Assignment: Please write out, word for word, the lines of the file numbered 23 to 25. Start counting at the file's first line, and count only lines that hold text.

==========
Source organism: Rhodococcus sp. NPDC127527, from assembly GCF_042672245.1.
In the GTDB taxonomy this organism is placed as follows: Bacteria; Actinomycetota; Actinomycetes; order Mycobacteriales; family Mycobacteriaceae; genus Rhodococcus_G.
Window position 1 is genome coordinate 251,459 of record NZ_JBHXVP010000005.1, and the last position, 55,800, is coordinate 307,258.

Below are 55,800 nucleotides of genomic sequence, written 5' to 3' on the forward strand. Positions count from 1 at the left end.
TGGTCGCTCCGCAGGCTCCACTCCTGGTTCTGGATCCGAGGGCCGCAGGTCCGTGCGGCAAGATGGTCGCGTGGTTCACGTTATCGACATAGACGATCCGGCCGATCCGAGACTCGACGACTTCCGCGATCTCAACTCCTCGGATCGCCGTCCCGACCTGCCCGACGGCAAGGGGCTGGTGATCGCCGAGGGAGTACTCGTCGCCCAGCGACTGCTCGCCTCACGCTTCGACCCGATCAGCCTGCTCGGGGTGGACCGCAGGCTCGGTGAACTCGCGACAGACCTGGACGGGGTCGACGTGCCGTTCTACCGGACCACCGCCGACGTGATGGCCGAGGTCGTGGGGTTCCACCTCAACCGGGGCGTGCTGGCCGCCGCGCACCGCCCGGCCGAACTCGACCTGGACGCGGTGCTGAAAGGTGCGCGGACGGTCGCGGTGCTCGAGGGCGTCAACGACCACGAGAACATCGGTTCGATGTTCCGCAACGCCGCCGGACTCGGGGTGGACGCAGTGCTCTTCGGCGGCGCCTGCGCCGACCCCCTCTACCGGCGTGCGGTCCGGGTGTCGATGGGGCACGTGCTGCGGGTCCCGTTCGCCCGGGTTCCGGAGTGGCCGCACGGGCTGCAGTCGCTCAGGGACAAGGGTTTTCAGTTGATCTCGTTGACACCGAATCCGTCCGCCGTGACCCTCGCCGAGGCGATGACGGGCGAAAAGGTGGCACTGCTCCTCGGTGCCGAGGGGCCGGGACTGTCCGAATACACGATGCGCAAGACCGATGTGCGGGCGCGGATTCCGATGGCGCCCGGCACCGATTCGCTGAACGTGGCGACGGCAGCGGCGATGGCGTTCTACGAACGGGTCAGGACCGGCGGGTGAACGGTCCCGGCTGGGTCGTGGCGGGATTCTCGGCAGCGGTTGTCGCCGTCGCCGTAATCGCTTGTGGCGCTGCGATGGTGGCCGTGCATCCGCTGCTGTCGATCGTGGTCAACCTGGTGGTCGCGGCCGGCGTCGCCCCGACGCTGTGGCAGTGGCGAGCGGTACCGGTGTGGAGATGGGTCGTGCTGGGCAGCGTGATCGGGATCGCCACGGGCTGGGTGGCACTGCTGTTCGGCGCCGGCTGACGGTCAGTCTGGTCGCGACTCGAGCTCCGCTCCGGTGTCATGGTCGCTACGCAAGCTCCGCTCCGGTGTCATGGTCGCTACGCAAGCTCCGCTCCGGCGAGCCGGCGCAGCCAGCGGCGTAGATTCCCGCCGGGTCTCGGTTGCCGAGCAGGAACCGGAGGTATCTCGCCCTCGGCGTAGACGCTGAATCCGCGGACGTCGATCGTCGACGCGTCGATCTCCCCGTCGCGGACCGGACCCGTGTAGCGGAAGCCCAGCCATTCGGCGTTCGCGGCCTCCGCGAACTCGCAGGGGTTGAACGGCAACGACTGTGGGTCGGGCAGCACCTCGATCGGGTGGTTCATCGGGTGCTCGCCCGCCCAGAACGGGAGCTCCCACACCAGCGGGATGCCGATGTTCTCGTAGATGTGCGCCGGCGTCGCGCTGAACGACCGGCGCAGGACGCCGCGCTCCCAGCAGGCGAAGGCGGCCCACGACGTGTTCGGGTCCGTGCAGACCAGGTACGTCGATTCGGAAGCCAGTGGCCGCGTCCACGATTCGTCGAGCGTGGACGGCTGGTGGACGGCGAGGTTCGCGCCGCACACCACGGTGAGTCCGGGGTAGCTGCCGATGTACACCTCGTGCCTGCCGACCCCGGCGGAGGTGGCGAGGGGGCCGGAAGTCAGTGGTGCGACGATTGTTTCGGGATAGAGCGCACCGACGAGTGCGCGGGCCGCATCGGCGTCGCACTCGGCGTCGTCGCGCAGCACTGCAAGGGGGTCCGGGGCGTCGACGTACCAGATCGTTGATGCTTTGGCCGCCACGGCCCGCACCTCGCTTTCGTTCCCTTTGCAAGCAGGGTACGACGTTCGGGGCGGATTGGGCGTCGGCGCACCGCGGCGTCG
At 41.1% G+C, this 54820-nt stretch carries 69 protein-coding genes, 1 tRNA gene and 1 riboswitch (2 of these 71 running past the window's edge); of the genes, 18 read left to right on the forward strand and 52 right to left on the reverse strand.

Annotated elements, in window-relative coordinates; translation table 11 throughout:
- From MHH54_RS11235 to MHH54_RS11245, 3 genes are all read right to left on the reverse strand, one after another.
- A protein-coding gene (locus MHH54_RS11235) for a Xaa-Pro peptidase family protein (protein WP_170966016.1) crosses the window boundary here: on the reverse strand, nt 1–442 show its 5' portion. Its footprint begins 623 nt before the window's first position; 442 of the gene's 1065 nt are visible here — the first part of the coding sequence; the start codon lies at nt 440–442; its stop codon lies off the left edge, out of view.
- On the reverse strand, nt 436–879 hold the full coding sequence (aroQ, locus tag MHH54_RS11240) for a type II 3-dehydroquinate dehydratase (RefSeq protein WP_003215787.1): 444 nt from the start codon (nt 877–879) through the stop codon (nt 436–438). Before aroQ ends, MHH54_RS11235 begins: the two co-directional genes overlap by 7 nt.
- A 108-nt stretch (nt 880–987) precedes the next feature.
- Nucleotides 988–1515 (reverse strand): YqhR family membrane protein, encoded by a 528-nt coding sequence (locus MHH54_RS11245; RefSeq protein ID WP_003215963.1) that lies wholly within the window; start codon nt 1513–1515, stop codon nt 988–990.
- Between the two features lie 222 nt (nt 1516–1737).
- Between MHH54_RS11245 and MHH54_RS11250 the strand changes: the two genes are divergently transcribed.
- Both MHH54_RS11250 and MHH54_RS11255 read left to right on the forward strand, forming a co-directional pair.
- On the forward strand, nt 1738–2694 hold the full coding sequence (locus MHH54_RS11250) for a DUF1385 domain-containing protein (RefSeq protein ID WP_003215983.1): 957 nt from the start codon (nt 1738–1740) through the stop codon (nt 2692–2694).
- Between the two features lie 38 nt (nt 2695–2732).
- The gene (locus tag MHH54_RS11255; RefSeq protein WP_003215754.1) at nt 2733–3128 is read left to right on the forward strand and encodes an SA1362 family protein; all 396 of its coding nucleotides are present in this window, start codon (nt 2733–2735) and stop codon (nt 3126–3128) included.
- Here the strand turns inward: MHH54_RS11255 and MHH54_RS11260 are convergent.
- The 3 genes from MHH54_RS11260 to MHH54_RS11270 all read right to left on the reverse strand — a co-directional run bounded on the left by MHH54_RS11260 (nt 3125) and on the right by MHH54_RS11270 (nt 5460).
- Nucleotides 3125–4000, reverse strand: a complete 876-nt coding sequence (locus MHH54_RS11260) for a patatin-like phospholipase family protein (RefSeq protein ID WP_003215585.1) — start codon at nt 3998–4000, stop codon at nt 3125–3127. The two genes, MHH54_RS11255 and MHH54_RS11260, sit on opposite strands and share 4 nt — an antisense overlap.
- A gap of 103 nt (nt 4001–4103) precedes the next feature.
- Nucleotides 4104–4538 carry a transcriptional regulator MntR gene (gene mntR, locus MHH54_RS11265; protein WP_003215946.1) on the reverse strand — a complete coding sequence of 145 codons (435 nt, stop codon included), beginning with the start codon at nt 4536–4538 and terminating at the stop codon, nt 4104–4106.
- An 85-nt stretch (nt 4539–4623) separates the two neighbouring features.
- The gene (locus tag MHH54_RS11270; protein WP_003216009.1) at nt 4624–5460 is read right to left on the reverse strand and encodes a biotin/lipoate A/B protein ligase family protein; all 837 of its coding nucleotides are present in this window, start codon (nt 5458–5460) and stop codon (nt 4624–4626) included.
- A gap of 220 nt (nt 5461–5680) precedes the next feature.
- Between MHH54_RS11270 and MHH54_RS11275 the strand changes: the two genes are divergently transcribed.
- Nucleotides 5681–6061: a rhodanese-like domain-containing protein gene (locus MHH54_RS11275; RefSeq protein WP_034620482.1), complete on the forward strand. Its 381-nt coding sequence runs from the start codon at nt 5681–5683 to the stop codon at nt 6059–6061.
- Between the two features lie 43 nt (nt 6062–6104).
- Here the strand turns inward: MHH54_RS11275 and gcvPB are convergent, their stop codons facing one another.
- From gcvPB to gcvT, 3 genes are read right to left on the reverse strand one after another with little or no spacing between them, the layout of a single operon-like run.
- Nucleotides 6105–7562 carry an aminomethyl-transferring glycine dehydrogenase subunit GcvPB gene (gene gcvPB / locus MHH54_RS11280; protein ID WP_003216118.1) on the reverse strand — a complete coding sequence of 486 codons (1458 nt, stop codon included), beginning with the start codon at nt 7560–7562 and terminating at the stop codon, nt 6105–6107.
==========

- Nucleotides 4104–4538 carry a transcriptional regulator MntR gene (gene mntR, locus MHH54_RS11265; protein WP_003215946.1) on the reverse strand — a complete coding sequence of 145 codons (435 nt, stop codon included), beginning with the start codon at nt 4536–4538 and terminating at the stop codon, nt 4104–4106.
- An 85-nt stretch (nt 4539–4623) separates the two neighbouring features.
- The gene (locus tag MHH54_RS11270; protein WP_003216009.1) at nt 4624–5460 is read right to left on the reverse strand and encodes a biotin/lipoate A/B protein ligase family protein; all 837 of its coding nucleotides are present in this window, start codon (nt 5458–5460) and stop codon (nt 4624–4626) included.